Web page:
“Please, I need to see him.” My throat is tight and the desperation in my voice hurts my ears, but I force the words out. “I know what you’re going to say, but, just . . . please?”
The thirtysomething nurse standing in front of me in light blue scrubs answers patiently. “I’m sorry. His paperwork is clear. I can’t let you back.”
I feel like I’m watching, listening, from far away. This woman is my total opposite. She’s calm and composed, and it makes the frustration inside me reach new heights. I want to yell, I’m not hysterical! Which I realize will probably only make things worse. I force myself to stay quiet. To think before I speak.
I can’t argue with her. She’s right. It’s well after three in the morning. But I couldn’t sleep. I couldn’t stand not being here. And I guess I thought maybe the hospital operated by different rules in the middle of the night. Nighttime can have that kind of magic. Braden is the one who taught me that, but those are his tricks, not mine.
I take a deep breath. “Can you just . . . Does it say my name, specifically? Does it say ‘Hadley Butler’?” I look around as I ask, hoping I won’t find any familiar faces.
Her expression, full of pity, cuts like a knife. “It says ‘no visitors.’ ”
“None? None at all?”
“Just his parents.”
Panic surges through me. I search the room. “Are they here?” Of course they’re here. Their teenage son is in the hospital, where else would they be?
“They’re resting in the med inn.” Relief courses through me. I might get away with visiting without anybody knowing.
I look back up at the nurse. The hospital lights are harsh on her face, casting unforgiving shadows under her eyes and on her cheekbones. My fingers, hanging empty at my sides, long for the familiar weight of my camera. If I were to photograph her in this light, it would be easy to frame her as a villain: the Gatekeeper. But it’s not her fault, I remind myself. She’s not the bad guy.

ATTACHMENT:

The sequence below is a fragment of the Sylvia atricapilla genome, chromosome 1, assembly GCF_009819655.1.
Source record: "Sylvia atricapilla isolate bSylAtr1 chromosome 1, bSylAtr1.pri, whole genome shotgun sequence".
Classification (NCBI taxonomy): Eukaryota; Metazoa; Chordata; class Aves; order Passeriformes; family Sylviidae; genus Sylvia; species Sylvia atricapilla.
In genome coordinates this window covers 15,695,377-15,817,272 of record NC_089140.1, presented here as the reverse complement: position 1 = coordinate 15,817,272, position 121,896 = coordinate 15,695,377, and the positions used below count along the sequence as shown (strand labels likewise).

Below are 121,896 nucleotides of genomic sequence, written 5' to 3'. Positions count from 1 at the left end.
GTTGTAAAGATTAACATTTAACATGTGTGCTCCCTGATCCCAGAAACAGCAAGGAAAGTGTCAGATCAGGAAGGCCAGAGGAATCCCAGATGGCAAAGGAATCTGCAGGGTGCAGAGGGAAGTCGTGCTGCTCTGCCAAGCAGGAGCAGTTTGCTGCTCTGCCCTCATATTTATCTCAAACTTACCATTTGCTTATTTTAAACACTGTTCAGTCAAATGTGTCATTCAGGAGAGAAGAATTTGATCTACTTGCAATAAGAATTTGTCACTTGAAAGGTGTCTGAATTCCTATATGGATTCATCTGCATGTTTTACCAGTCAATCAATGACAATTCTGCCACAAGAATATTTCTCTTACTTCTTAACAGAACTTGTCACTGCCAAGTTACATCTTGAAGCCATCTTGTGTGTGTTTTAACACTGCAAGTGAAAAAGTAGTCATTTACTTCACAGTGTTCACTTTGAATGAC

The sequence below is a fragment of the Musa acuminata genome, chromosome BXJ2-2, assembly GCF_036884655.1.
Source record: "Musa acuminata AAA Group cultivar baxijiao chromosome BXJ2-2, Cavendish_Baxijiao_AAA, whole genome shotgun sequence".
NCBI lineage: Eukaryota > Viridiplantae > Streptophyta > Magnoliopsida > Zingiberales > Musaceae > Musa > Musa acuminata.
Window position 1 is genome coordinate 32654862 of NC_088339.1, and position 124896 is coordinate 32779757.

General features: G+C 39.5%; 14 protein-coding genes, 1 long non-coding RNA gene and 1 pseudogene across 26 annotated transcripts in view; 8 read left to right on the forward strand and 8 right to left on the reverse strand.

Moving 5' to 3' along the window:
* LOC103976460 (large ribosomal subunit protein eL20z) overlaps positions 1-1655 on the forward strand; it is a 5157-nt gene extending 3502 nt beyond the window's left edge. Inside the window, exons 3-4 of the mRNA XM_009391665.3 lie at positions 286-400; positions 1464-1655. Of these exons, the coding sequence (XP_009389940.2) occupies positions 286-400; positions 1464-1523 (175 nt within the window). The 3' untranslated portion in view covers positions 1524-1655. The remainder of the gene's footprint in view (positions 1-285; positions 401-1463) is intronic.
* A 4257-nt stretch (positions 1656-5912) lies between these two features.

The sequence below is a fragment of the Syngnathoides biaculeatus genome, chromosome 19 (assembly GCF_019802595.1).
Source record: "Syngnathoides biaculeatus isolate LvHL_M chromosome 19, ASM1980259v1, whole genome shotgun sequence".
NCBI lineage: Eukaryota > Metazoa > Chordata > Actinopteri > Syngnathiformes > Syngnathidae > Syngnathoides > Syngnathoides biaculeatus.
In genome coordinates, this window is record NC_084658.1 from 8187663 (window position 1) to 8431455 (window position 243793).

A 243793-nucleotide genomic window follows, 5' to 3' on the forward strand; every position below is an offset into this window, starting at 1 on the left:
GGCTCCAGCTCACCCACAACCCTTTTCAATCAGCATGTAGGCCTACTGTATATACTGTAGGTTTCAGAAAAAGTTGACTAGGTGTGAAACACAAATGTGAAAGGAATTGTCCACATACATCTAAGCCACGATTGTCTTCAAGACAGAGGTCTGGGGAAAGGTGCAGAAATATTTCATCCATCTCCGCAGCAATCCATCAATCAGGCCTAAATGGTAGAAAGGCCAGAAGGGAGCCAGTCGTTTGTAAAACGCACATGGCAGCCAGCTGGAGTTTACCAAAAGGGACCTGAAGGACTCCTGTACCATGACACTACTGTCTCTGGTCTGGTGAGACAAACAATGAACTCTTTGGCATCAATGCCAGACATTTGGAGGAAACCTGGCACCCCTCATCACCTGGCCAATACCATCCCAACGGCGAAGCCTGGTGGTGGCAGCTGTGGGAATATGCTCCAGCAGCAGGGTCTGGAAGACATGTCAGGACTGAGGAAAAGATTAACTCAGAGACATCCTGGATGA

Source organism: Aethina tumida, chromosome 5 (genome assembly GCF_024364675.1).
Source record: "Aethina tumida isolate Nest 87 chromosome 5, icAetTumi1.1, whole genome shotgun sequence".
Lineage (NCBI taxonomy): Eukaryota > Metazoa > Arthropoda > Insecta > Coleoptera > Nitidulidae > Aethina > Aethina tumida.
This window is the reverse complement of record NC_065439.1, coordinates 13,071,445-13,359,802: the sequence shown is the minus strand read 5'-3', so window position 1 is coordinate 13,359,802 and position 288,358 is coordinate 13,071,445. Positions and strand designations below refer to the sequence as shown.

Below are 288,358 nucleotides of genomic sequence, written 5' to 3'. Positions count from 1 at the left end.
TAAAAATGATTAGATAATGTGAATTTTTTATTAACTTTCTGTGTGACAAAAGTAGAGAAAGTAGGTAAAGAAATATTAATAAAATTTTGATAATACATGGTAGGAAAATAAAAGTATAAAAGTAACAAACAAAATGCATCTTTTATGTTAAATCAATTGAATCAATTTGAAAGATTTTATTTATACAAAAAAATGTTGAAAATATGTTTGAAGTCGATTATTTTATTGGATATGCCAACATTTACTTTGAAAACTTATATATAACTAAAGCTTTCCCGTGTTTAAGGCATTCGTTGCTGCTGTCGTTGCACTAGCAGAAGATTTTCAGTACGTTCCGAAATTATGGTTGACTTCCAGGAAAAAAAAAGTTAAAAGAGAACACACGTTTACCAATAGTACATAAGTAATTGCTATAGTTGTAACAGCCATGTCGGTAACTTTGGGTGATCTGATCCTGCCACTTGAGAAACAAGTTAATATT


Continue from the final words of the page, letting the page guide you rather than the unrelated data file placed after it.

“Can you just tell me if he’s stable?”
“I can’t share medical information with anyone but family.”
“Is there anything you can do?” I plead, my questions piling atop one another like bricks of an abandoned haunted house. I can’t help it. Because if the tables were turned, I’m positive that he would find a way to visit me. Rules have never meant much to Braden Roberts. But I did. Despite everything, I know that.
Hope drains from me when I meet her apologetic eyes.
I try one last thing. “If I gave you a note, would you give it to him? I mean, I know he can’t read it now. But it’d be there for him, you know, when . . .” I trail off. I’m not sure how to finish the sentence.
I feel at my pockets. Before I drove over here, I sat in my bedroom and frantically scribbled three different versions of a letter. One pathetically details how much I love him; another is an apology, long and rambling; and the shortest one is furious, cursing him for his weakness--cruel and unfair, maybe, but I meant every word. I was going to choose one in the moment, but, really, the only way to be honest would be to give him all three. I fish for them with my fingers.
The nurse sighs. “I . . . I think you should probably just head home. It’s late, and doesn’t school start tomorrow?”
How am I supposed to start senior year without him?
She doesn’t wait for an answer, continuing, “If you’re looking for more information on Mr. Roberts--”
“His name is Braden.” And if he were awake, he’d charm you into having all the visitors in the world.